When it comes to commercial roofing systems, one of the most important elements your roofing contractor should put forth is positive drainage. Commercial buildings most often have low-sloped or nearly flat roofs, which makes them more vulnerable to standing water issues. When there is rain or snow pile on a structure with a sloped roof, there is a clear direction for the rainwater to go, and it runs off of the roof into the drain outlets and off the roof structure. Most commercial buildings built before the mid 1980’s do not have positive drainage, which is why measures need to be taken to ensure that standing rainwater does not damage the integrity of the roof.
So What Exactly Is Positive Drainage?
The OIRCA and the CRCA (Canadian Roofing Contractors Association) define positive drainage as “the drainage condition in which consideration has been made during the design for all loading deflections of the deck and additional roof slope has been provided to ensure drainage of the roof area within 48-72 hours of rain during conditions conducive to drying.”
What this means is, positive drainage is the construction of systems that slope in a way that allows for water to be directed away from the structure. This does not mean that all water that remains after rain will be drained, but that “most” of the water that remains will disappear within 48-72 hours with normal exposure to sunlight. Technically speaking, this means that an ideal roof should allow for a slope of 2% or 0.25 inch per 1.00 foot [0.635 cm per 30.48 cm].
What Happens If My Building Doesn’t Have Positive Drainage?
Insufficient roof drainage can lead to a multitude of problems with your structure. Water that stands on a roof might cause structural issues over time, and increases the likelihood that your building will need more frequent and larger repairs. Ponding water accelerates the deterioration of most roofing materials, and can leave the roof membrane brittle and subject to fracturing. The fracturing of the membrane can lead to leaks at the ponding location, which has the potential to damage the components of the roof assembly (including insulation layers) and the interior of your building. Ponding water may also even void your roof warranty, costing you even more money.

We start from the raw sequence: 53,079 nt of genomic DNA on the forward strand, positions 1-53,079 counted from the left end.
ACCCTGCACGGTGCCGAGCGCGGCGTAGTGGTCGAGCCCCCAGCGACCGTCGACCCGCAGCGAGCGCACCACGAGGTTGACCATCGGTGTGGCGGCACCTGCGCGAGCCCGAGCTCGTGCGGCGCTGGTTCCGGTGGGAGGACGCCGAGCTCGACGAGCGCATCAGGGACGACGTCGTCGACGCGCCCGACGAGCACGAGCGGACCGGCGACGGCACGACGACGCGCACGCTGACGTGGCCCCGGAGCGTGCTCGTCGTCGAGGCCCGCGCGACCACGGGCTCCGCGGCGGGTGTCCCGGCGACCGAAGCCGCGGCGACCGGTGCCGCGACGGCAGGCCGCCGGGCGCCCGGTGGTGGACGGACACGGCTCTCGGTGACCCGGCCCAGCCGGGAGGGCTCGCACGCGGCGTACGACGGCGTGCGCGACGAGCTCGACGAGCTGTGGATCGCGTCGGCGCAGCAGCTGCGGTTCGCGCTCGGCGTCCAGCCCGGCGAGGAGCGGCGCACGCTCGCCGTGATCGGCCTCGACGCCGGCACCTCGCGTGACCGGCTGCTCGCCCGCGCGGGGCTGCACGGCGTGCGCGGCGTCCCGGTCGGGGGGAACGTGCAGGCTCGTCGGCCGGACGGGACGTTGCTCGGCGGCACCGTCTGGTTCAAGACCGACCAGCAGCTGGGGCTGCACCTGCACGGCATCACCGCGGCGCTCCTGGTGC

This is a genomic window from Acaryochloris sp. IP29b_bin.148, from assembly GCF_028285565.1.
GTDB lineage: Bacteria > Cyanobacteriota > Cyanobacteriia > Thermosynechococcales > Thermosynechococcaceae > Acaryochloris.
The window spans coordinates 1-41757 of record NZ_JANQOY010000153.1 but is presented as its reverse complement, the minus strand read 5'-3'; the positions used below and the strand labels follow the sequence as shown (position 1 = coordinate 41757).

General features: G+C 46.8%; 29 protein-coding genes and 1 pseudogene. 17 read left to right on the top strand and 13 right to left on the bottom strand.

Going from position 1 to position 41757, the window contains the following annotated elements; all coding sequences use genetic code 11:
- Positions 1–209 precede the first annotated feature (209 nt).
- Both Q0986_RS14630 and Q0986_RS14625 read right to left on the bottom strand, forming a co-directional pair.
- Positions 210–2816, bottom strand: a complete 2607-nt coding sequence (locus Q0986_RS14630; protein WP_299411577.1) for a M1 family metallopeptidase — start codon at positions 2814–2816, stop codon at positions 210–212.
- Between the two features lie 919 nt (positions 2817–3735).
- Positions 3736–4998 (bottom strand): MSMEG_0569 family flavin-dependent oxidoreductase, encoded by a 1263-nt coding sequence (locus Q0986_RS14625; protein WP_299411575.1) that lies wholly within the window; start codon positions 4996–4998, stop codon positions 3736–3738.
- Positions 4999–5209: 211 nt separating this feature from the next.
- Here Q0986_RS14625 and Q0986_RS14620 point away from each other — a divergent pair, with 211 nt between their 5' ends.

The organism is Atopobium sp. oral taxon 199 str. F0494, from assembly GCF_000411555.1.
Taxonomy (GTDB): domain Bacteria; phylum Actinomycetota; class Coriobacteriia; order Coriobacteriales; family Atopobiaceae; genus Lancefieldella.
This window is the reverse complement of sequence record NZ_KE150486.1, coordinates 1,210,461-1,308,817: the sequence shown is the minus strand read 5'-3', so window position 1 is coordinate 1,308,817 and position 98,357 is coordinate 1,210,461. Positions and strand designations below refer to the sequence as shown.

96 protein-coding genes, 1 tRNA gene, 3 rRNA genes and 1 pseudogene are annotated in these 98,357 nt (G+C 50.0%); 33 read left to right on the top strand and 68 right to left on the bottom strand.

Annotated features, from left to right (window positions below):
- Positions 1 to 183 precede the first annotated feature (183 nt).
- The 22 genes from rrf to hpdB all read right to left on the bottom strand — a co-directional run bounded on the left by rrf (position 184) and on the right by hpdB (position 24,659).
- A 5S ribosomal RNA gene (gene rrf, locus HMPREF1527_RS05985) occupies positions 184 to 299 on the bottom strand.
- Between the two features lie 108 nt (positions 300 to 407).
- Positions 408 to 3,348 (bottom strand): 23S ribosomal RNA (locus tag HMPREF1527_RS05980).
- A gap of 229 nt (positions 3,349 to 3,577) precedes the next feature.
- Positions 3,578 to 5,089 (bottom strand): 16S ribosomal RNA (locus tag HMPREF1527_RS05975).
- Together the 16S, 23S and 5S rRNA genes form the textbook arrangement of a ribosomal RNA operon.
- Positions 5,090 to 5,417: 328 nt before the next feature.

How Do I Know If Drainage Is An Issue?
The easiest way to see if ponding water is an issue is to examine your roof 2-3 days after a significant rainfall, at a time when post-rainfall conditions are conducive to drying. For example, if there was significant rain on Monday, and sunny Tuesday-Thursday, your roof should be dry if there are no ponding issues. In winter months, due to the short number of daylight hours and colder temperatures it is not as easy for standing water to evaporate so it may take longer for the roof to dry relative to the other three seasons. The OIRCA refers to the pools of water after rainfalls as “birdbaths”, which are random and inconsequential amounts of water after a rainfall.
These collections are completely normal and are most pronounced on smooth-surface systems. If you have water accumulation like this, but none after a few days, it’s likely that your roof has positive drainage, and that the drainage is working effectively. If it’s been a few days and your roof still looks like the image below, you most likely have a ponding water issue.
If you do notice that there is ponding water, it doesn’t necessarily mean that your roof is not sloped to drain. A lot of the time, we notice that our clients have had equipment installed that impedes the drainage of rainwater. Roof tops that are cluttered with equipment sleepers, HVAC units, and skylights could impede the ability of the roof to drain effectively, causing damage to the roof with prolonged exposure. Previous roof repairs, especially near or around existing roof drains, can also affect the positive slope to drain of an in-place roof assembly.
What Solutions Are There For Existing Structures?
If you have an existing structure without positive drainage, there’s no need to panic! Positive drainage is possible with strategically placed drainage systems. At Elite Roofing, we specialize in assessing your drainage issues and adding effective drains where needed. We use this protocol as our first line of defence, because of how much more cost-effective it is than replacing the roof complete with the use of tapered insulation. It is important to note that even if you do have a roof drain, it may not be working 100% effectively, which could cause long term damage to your roof.
If you’re having ponding water issues and aren’t sure how to move forward, Elite Roofing offers inspection services to help you assess the best steps to maintain the health of your roofing system.
What Are The Benefits Of Installing A Positive Drainage System?
Positive drainage systems not only allow for a roof that is much lower maintenance, but a sloping structure will also give you peace of mind. With the weather in Canada being largely unpredictable, having a drainage system that can handle water accumulation effectively is an important asset for your building.
Many building owners who are thinking about a new roofing system don’t consider positive drainage to be a necessary component of their structure and become frustrated with the inevitable damage that occurs when water ponds. Sloping roofs are especially important in Canada, where snow and ice that has accumulated over the winter melts, and spring-summer rains can be unpredictable and quite severe. If your roof is in need of repair, or you have questions about what can be done to maintain the health of your building; chat with us! We’re available Monday-Friday, 9AM-5PM through the chat box on the right.